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Ontario Bill To Protect Rewards Points Passes Second Reading

Protecting rewards Points ActThe Protecting Rewards Points Act (Consumer Protection Amendment), tabled by Ontario MPP Arthur Potts, passed its second reading on Thursday, October 27th.

In a seeming reaction to the Air Miles decision to automatically expire Collector points after 5 years, Bill 47 proposes to amend Ontario’s Consumer Protection Act of 2002, so that companies can no longer expire consumer rewards points.

The Proposed Protecting Rewards Points Act, Bill 47

The act itself states the following:

47.1  (1)  Subject to subsection (2), a consumer agreement under which rewards points are provided shall not allow for the expiry of rewards points.

Expiry of consumer agreement

   (2)  All of a consumer’s accumulated rewards points expire when the consumer agreement is terminated, unless it provides otherwise.

Retroactive effect on expiry of rewards points

   (4)  On the day this section comes into force, any rewards points that expired on or after October 1, 2016 under a consumer agreement shall be credited back to the consumer.

Meaning and Impact of Bill 47

If passed, Bill 47 will have far reaching implications on some of the biggest players in the rewards and loyalty industry:

  1. The bill would effectively protect consumers in Ontario from having their Air Miles expired. Air Miles’ first tranche of points expire on December 31, 2016. However, the proposed Bill states “any rewards points that expired on or after October 1, 2016 under a consumer agreement shall be credited back to the consumer”. As a result, it seems the proposed bill would prevent the impending Air Miles points expiry from taking effect in Ontario at all.
  2. The bill would seemingly impact other significant players with fixed term expiry policies (e.g. WestJet Dollars expire after 5 years) and/or inactivity expiry policies (e.g. Aeroplan, Plum, HBC, Sears points expire if you don’t earn or redeem a point within 12 months).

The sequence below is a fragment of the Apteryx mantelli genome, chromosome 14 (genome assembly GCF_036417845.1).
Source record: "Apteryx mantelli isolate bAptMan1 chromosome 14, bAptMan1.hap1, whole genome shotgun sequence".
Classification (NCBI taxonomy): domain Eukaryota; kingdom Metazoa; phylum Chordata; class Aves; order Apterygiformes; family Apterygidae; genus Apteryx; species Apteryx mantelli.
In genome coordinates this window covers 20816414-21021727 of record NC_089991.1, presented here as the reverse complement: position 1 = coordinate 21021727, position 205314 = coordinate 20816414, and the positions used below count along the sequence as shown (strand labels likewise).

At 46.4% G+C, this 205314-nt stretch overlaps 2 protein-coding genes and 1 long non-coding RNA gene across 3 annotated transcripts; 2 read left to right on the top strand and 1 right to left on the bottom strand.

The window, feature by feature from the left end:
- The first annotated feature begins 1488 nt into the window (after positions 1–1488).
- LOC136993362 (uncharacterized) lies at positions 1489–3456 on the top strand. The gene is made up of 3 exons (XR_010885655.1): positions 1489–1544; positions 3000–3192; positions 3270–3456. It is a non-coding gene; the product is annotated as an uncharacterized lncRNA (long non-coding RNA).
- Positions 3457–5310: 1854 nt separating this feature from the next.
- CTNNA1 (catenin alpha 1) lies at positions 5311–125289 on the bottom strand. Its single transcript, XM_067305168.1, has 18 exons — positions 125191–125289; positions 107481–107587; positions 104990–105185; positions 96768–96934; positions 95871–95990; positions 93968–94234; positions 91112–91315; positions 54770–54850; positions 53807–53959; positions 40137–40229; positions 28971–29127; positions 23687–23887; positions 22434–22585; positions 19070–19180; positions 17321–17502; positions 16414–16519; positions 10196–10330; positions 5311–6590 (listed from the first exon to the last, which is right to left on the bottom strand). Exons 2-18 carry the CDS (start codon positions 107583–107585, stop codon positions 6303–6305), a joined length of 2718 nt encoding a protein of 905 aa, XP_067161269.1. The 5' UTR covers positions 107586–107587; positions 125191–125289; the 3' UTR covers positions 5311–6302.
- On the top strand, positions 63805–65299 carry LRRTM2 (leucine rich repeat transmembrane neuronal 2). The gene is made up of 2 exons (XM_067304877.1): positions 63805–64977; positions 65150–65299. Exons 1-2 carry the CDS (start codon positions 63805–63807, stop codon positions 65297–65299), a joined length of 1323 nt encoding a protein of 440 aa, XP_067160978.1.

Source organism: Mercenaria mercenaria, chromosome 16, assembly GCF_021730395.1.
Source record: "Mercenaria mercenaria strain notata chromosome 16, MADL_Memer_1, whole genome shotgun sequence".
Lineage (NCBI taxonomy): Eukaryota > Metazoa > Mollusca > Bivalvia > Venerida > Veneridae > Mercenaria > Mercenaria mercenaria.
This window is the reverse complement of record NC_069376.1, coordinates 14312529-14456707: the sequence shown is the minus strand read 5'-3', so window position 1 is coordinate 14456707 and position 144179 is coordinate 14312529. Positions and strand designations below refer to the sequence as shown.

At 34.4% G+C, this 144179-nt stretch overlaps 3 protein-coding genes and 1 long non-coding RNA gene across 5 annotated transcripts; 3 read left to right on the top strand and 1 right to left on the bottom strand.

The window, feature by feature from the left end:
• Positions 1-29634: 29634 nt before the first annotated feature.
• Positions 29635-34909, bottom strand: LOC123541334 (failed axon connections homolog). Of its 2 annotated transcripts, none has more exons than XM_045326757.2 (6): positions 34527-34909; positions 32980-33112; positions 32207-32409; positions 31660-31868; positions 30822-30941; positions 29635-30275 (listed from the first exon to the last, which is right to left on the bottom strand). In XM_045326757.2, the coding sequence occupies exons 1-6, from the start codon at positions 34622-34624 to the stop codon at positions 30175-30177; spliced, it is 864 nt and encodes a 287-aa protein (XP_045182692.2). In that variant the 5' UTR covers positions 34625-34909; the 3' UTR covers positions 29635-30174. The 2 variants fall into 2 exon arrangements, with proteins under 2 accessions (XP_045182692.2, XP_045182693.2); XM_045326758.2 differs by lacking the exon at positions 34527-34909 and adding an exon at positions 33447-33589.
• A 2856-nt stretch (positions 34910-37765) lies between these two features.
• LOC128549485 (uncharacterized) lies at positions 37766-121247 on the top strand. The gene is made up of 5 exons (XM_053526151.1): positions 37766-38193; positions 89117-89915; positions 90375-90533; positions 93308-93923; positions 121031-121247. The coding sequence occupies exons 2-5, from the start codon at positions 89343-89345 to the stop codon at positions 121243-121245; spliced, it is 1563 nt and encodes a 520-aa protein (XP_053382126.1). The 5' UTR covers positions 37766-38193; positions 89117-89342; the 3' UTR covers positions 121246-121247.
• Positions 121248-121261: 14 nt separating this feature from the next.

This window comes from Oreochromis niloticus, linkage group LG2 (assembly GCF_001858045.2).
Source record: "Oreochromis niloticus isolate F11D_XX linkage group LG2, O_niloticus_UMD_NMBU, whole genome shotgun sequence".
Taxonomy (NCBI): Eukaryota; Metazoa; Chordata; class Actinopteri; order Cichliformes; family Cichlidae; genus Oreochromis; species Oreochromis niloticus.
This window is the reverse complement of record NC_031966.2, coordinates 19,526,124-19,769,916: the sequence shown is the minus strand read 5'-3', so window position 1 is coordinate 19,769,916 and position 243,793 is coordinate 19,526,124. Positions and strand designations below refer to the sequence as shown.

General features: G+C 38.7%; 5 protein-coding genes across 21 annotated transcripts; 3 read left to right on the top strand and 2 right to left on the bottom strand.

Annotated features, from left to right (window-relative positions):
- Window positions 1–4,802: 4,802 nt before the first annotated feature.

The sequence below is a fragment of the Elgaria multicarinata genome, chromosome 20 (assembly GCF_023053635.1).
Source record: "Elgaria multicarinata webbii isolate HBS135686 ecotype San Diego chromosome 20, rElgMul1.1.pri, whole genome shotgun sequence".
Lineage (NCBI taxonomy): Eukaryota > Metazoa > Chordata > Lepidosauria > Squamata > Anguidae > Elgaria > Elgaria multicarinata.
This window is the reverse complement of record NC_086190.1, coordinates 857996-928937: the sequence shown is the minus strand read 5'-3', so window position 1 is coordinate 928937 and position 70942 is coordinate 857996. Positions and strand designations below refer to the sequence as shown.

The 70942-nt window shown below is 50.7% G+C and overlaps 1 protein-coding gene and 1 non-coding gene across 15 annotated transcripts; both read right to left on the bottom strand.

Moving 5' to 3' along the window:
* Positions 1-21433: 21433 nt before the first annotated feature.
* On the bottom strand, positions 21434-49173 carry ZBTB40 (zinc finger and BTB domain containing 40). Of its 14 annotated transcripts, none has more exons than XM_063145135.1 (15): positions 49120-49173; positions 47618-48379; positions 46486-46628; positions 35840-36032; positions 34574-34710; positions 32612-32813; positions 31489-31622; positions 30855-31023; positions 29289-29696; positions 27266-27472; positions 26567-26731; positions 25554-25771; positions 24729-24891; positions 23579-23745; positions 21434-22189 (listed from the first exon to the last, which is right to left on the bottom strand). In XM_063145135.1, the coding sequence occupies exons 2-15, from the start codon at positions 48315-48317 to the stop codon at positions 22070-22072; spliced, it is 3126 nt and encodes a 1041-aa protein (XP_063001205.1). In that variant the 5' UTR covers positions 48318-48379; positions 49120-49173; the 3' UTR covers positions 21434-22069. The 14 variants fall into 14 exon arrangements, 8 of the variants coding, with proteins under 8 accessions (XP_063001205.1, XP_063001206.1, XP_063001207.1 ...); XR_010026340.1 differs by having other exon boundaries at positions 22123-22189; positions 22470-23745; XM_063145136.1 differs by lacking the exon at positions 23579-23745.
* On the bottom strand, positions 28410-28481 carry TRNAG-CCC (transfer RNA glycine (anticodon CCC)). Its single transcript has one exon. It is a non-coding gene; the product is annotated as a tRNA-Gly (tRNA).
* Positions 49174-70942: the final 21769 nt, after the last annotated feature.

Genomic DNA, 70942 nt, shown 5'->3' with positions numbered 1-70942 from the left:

3. The bill does not seem seem to impact the vast majority of credit card rewards programs that expire your points upon account closure, as the Bill reads “all of a consumer’s accumulated rewards points expire when the consumer agreement is terminated, unless it provides otherwise.”
  4. We’re not sure what happens in cases of point forfeitures. For example, if you’re delinquent on your American Express card, your points get forfeited, until your account becomes current. At that point, you can request your points get re-instated, which Amex typically does without issue.

The Bill as proposed would definitely benefit the majority of consumers. It would certainly end the 5 year automatic point expiry policies, as well as the 12 month inactivity expiry policies.

Our only hope, is that it doesn’t have any unintended consequences. If the Bill impacts the profitability of programs to such a degree that they devalue their programs, will consumers be happy? What work-around policies will loyalty companies put on place to make up for the increased cost of operating their programs and maintaining the financial reserves required to fund their liabilities?

Potential Loophole

That said, it seems Bill 47 may have a loophole companies can exploit if they decide to terminate a consumer’s account, instead of merely expiring their points. As we mentioned above, the Bill specifically states that points can be expired, if the consumer agreement is terminated. Instead of expiring points, companies may start terminating accounts.

For example, currently some companies expire points if a customer has neither earned nor redeemed a point in a 12 month period. Instead of expiring points, companies could terminate consumer agreements at the end of 12 months, if  points had not been earned or redeemed in the past year.  Perhaps they do it after 24 or 36 months.

Loyalty companies would have no problem, and every incentive, to terminate agreements with inactive customers who have significant point balances.

However, such behaviour would still seem to violate the spirit of the Bill, which, according to its sponsor Arthur Potts, is if “someone has paid for a product, they’ve got some reward points, they should be able to use them.”

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